#5 Independence can wait
For babies or even toddlers, it would be traditionally acceptable for them to sleep beside their parents. However, there is a gradual shift towards sleeping separate rooms and “training” the baby to be able to sleep on her own. Attachment parenting advocates being close to the baby, such as through co-sleeping, baby-wearing or generally being close and attentive to a baby’s needs. Contrary to perceptions that this will lead to clingy kids, attachment parenting helps to build trust early in a child’s life and greater independence later in life.
What is the right amount of attention to give to a child? The answer to this question can lead to very different parenting style. For instance, the helicopter parenting style refers to constant interference in a child’s life and “hovering” to ensure a child’s safety. Parents who believe that a lot of attention is required may opt for one parent to quit his/ her job to focus on the child.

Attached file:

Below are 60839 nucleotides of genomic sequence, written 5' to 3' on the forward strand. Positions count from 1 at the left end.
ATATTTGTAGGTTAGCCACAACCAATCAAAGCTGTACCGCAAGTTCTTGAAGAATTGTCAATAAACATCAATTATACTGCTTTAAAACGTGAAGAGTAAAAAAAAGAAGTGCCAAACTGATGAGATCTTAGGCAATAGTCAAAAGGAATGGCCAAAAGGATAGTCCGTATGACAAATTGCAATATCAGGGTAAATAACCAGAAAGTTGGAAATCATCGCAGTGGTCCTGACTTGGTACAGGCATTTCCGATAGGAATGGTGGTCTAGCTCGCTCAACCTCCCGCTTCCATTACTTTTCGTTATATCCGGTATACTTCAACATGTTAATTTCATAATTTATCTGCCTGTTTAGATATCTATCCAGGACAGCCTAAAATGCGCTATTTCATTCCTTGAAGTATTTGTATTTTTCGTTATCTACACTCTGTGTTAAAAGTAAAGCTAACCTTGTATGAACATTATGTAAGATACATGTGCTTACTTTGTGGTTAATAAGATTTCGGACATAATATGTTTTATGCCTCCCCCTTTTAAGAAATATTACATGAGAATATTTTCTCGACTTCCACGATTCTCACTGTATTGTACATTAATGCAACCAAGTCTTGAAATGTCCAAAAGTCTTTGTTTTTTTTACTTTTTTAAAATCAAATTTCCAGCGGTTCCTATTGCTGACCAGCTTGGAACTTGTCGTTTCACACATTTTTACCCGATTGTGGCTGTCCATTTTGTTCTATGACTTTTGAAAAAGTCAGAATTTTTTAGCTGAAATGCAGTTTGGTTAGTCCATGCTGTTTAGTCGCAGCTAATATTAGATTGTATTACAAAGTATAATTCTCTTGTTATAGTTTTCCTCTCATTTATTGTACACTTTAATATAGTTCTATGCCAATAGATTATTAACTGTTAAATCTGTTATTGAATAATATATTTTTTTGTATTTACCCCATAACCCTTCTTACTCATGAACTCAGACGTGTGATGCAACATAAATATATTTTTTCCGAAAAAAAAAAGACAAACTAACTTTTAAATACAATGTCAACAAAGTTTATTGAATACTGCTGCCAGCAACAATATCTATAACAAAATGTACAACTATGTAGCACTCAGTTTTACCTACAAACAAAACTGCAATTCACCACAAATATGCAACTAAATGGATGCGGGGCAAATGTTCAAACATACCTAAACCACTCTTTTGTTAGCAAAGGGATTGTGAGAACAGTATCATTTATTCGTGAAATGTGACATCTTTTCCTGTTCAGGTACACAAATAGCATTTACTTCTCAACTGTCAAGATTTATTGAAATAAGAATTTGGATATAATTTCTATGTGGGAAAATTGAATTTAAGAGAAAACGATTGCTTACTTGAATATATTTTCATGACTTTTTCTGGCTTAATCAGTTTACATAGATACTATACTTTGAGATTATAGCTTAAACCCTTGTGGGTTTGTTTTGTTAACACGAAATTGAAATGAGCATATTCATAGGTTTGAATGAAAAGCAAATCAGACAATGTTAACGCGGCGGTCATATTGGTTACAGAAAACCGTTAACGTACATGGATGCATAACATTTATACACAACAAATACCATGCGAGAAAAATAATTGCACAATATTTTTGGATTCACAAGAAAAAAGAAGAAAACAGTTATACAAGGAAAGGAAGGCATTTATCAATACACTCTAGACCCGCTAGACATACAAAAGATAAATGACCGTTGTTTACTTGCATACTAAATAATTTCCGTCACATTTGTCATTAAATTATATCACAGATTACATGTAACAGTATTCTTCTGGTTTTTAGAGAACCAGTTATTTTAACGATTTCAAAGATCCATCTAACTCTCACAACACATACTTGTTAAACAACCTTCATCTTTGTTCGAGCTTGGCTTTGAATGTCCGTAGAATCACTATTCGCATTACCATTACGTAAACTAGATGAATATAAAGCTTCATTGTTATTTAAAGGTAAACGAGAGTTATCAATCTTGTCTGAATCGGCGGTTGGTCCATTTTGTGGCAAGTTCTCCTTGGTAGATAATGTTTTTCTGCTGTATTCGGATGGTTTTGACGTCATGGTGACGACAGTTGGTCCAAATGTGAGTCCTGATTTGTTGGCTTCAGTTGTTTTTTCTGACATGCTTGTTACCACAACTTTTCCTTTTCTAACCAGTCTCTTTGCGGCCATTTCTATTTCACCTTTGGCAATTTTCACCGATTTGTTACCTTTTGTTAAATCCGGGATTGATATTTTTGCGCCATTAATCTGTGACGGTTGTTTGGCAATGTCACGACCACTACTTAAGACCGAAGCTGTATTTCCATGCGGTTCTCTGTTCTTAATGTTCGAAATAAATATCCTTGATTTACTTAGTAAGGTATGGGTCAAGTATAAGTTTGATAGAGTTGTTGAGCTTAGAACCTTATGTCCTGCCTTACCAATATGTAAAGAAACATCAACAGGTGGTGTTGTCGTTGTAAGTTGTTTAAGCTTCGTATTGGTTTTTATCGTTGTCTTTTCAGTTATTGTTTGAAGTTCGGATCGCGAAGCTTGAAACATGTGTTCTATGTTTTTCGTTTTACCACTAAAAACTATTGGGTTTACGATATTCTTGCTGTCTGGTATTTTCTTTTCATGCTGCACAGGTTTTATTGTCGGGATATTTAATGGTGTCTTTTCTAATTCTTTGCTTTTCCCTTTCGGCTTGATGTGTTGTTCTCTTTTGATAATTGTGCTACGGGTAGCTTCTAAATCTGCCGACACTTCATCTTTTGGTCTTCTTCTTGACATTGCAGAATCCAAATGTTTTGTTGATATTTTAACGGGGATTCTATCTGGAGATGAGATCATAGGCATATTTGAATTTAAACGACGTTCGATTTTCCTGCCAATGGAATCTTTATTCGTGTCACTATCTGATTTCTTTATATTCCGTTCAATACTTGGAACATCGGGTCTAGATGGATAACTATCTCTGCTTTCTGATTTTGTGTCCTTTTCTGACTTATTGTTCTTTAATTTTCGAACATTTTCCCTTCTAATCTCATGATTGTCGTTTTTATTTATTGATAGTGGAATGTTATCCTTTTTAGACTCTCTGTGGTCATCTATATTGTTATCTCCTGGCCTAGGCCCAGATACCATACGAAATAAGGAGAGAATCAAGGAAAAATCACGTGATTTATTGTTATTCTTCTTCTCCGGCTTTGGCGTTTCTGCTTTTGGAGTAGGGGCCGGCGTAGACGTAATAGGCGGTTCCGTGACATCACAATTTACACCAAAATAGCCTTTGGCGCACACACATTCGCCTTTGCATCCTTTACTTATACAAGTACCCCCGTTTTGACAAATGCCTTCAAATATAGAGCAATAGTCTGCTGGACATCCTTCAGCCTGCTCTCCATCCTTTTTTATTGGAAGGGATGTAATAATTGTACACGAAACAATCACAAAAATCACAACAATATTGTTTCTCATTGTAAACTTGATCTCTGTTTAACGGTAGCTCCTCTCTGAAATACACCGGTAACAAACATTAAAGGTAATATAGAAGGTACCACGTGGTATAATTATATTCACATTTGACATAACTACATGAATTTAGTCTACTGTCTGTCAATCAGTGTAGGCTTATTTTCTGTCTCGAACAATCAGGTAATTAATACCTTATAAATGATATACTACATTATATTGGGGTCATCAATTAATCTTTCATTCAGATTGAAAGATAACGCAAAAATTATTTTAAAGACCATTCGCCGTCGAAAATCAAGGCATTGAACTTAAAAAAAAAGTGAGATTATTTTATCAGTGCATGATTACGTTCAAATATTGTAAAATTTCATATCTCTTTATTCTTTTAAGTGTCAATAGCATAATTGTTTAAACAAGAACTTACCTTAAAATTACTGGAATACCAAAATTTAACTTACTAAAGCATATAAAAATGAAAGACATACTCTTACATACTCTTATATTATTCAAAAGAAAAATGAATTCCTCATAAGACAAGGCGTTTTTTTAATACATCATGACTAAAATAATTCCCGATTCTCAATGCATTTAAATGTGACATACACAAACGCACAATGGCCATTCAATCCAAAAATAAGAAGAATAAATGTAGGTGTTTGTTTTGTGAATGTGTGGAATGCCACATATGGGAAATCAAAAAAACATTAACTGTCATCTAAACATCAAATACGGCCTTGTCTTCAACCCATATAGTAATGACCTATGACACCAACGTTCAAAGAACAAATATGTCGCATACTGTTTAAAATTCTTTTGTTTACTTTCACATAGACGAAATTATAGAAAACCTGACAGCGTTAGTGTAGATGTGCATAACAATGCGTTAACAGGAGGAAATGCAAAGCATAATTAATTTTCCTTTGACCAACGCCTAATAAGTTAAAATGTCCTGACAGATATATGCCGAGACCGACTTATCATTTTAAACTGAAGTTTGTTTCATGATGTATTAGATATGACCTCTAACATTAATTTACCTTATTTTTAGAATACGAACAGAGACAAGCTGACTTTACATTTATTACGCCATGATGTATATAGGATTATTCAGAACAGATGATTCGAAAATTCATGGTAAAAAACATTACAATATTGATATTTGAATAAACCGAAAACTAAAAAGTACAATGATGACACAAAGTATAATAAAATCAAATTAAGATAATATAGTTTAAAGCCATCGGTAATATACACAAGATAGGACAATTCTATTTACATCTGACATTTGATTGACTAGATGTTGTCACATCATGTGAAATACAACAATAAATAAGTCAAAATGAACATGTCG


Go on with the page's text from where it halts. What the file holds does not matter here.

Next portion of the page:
However, this may not be synonymous with the traditional stay-at-home mom. A stay-at-home mom traditionally is one who is at home, but has other duties and responsibilities and does not hover around her child. The benefit on having a stay-at-home mom may have less to do with the mom being at home, but more to do with knowing that she is around and can be counted on. As such, parents should not feel guilty if they choose to have their careers but dedicate sufficient time to communicate and bond with the children.
The adage that it takes a village to raise a child can indeed be helpful. For instance, a few families who share the same values can help cultivate an environment for their children to thrive. Expectations to be polite, to greet elders, to be disciplined are reinforced in group settings. A child can benefit from being taken care by another adult for a few hours, and observe how the other children behave and are disciplined by the adult.